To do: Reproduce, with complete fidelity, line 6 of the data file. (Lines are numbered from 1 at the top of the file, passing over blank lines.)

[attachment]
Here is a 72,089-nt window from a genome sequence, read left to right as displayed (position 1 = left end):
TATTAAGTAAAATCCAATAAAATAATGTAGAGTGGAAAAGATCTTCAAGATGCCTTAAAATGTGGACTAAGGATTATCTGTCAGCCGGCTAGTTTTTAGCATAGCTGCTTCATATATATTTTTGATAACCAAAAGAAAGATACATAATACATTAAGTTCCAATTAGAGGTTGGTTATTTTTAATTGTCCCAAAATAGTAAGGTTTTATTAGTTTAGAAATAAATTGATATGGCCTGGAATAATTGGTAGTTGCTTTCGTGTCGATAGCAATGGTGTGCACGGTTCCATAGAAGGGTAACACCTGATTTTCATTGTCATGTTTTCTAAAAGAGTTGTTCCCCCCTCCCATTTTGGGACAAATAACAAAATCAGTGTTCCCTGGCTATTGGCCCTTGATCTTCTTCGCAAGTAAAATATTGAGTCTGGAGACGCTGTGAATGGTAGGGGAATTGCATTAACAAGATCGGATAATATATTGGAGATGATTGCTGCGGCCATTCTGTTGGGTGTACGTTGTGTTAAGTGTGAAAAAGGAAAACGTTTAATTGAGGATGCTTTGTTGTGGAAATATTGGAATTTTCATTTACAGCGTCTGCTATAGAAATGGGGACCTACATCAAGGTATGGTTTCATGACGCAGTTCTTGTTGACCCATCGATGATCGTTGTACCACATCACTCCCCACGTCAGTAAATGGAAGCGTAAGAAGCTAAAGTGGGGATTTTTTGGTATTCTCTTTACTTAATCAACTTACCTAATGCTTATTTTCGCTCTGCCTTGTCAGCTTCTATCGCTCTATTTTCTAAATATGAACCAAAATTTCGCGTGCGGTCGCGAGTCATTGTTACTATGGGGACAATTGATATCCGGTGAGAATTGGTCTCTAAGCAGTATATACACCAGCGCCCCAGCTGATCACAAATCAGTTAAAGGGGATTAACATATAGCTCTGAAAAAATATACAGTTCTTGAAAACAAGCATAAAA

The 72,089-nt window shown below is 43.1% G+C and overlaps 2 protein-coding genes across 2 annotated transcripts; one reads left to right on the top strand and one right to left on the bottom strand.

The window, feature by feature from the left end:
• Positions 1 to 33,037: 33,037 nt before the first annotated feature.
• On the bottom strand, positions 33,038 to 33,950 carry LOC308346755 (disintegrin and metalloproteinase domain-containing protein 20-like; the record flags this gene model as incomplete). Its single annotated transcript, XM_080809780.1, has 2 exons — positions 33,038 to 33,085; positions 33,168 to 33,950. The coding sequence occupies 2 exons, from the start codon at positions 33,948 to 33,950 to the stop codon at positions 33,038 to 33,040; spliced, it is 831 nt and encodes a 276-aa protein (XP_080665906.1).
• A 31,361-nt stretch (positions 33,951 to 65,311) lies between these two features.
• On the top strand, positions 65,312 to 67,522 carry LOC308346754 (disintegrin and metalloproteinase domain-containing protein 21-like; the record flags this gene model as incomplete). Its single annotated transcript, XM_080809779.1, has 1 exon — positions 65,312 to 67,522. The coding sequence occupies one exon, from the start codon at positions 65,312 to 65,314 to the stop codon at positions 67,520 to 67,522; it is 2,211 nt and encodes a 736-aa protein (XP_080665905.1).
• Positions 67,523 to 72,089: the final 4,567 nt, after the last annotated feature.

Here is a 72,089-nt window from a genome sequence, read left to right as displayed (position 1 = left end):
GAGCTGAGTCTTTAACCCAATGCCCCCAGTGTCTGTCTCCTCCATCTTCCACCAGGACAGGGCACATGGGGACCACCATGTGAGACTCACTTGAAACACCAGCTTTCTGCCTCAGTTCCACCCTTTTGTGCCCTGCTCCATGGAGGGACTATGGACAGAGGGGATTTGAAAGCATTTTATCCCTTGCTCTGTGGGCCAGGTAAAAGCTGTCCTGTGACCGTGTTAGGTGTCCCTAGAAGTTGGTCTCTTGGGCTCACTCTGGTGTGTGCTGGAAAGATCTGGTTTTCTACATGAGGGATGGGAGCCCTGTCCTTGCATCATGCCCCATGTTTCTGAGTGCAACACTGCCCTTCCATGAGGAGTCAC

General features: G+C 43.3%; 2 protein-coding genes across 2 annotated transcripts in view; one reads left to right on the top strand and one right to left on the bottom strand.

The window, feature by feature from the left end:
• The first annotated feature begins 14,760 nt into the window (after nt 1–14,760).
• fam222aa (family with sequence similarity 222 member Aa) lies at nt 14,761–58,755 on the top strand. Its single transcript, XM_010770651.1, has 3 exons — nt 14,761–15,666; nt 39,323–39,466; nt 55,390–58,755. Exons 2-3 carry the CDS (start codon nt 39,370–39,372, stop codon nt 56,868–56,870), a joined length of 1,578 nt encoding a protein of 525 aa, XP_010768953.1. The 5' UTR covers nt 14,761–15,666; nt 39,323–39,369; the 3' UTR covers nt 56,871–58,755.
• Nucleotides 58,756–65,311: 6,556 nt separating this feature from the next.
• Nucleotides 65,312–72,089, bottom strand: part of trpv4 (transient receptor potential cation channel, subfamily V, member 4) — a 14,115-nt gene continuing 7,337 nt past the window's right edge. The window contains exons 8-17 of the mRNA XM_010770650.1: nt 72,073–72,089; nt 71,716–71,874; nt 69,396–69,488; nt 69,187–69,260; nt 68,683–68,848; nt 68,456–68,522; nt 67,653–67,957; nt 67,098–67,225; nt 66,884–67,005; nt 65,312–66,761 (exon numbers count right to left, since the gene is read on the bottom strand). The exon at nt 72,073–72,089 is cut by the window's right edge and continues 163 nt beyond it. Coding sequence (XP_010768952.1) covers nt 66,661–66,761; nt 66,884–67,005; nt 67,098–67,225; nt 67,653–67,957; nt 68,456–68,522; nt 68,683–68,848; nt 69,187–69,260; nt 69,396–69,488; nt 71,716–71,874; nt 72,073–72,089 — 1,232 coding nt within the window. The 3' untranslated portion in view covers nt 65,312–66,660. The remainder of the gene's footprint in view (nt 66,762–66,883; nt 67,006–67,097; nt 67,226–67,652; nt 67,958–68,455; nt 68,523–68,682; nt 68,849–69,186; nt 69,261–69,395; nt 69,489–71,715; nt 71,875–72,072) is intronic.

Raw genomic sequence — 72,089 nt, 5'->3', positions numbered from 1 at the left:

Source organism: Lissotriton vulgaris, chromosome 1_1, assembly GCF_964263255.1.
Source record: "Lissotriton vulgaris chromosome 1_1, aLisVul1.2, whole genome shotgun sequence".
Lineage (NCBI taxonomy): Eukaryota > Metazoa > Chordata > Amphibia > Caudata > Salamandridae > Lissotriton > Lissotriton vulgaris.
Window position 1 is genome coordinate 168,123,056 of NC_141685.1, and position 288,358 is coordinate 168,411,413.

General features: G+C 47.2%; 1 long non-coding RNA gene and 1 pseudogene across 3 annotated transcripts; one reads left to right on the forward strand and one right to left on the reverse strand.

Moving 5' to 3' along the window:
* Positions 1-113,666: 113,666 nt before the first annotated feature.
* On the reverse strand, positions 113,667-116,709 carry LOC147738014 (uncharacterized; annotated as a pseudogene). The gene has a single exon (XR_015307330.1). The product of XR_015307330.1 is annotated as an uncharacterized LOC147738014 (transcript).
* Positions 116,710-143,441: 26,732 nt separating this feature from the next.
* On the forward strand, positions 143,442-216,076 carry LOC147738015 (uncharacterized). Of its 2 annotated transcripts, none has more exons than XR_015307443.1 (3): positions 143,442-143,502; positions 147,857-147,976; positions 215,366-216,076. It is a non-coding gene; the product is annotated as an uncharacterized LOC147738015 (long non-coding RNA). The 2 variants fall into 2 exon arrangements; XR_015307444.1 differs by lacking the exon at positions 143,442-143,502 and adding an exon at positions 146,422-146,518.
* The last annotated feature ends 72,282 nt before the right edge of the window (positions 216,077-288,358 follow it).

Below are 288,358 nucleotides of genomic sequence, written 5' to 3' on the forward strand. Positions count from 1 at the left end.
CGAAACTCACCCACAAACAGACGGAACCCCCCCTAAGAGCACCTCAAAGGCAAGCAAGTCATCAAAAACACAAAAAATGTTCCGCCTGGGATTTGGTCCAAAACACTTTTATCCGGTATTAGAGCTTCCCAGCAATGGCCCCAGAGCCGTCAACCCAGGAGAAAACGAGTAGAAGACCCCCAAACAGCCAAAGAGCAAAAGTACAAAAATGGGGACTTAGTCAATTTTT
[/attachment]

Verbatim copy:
• On the bottom strand, positions 33,038 to 33,950 carry LOC308346755 (disintegrin and metalloproteinase domain-containing protein 20-like; the record flags this gene model as incomplete). Its single annotated transcript, XM_080809780.1, has 2 exons — positions 33,038 to 33,085; positions 33,168 to 33,950. The coding sequence occupies 2 exons, from the start codon at positions 33,948 to 33,950 to the stop codon at positions 33,038 to 33,040; spliced, it is 831 nt and encodes a 276-aa protein (XP_080665906.1).